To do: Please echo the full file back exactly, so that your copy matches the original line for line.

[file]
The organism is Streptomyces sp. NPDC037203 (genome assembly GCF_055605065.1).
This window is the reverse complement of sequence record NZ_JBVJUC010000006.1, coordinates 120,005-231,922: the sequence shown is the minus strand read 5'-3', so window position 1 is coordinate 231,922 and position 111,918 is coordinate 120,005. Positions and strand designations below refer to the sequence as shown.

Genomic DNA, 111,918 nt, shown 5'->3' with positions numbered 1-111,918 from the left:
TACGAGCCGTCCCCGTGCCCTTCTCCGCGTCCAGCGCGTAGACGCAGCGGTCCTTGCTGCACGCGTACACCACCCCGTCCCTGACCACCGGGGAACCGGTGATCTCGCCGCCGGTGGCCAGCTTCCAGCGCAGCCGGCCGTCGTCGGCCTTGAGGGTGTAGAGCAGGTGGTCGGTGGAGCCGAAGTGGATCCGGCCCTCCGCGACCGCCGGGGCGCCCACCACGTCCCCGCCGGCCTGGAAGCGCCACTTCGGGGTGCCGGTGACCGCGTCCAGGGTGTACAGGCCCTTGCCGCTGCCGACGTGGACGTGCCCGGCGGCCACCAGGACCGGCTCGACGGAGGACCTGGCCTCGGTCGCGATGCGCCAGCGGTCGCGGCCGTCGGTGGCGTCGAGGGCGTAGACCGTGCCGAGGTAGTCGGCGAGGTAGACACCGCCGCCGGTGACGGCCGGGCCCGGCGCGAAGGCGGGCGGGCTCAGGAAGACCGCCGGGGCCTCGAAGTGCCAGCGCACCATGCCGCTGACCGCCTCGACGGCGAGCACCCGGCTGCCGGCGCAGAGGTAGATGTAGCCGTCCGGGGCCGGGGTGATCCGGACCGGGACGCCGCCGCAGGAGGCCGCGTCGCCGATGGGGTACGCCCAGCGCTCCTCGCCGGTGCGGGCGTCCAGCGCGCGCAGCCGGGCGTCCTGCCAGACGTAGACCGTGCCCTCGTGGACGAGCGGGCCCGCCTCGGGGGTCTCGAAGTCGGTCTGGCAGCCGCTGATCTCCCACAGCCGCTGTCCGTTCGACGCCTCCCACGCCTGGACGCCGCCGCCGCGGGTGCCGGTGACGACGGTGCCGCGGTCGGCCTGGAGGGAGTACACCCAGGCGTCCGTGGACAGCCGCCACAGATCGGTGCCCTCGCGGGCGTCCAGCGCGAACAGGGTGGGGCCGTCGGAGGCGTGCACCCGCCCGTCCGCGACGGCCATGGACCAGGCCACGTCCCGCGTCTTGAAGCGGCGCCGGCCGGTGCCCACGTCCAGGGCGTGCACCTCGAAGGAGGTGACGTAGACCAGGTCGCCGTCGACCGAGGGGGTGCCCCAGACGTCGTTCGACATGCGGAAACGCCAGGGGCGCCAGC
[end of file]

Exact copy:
The organism is Streptomyces sp. NPDC037203 (genome assembly GCF_055605065.1).
This window is the reverse complement of sequence record NZ_JBVJUC010000006.1, coordinates 120,005-231,922: the sequence shown is the minus strand read 5'-3', so window position 1 is coordinate 231,922 and position 111,918 is coordinate 120,005. Positions and strand designations below refer to the sequence as shown.

Genomic DNA, 111,918 nt, shown 5'->3' with positions numbered 1-111,918 from the left:
TACGAGCCGTCCCCGTGCCCTTCTCCGCGTCCAGCGCGTAGACGCAGCGGTCCTTGCTGCACGCGTACACCACCCCGTCCCTGACCACCGGGGAACCGGTGATCTCGCCGCCGGTGGCCAGCTTCCAGCGCAGCCGGCCGTCGTCGGCCTTGAGGGTGTAGAGCAGGTGGTCGGTGGAGCCGAAGTGGATCCGGCCCTCCGCGACCGCCGGGGCGCCCACCACGTCCCCGCCGGCCTGGAAGCGCCACTTCGGGGTGCCGGTGACCGCGTCCAGGGTGTACAGGCCCTTGCCGCTGCCGACGTGGACGTGCCCGGCGGCCACCAGGACCGGCTCGACGGAGGACCTGGCCTCGGTCGCGATGCGCCAGCGGTCGCGGCCGTCGGTGGCGTCGAGGGCGTAGACCGTGCCGAGGTAGTCGGCGAGGTAGACACCGCCGCCGGTGACGGCCGGGCCCGGCGCGAAGGCGGGCGGGCTCAGGAAGACCGCCGGGGCCTCGAAGTGCCAGCGCACCATGCCGCTGACCGCCTCGACGGCGAGCACCCGGCTGCCGGCGCAGAGGTAGATGTAGCCGTCCGGGGCCGGGGTGATCCGGACCGGGACGCCGCCGCAGGAGGCCGCGTCGCCGATGGGGTACGCCCAGCGCTCCTCGCCGGTGCGGGCGTCCAGCGCGCGCAGCCGGGCGTCCTGCCAGACGTAGACCGTGCCCTCGTGGACGAGCGGGCCCGCCTCGGGGGTCTCGAAGTCGGTCTGGCAGCCGCTGATCTCCCACAGCCGCTGTCCGTTCGACGCCTCCCACGCCTGGACGCCGCCGCCGCGGGTGCCGGTGACGACGGTGCCGCGGTCGGCCTGGAGGGAGTACACCCAGGCGTCCGTGGACAGCCGCCACAGATCGGTGCCCTCGCGGGCGTCCAGCGCGAACAGGGTGGGGCCGTCGGAGGCGTGCACCCGCCCGTCCGCGACGGCCATGGACCAGGCCACGTCCCGCGTCTTGAAGCGGCGCCGGCCGGTGCCCACGTCCAGGGCGTGCACCTCGAAGGAGGTGACGTAGACCAGGTCGCCGTCGACCGAGGGGGTGCCCCAGACGTCGTTCGACATGCGGAAACGCCAGGGGCGCCAGC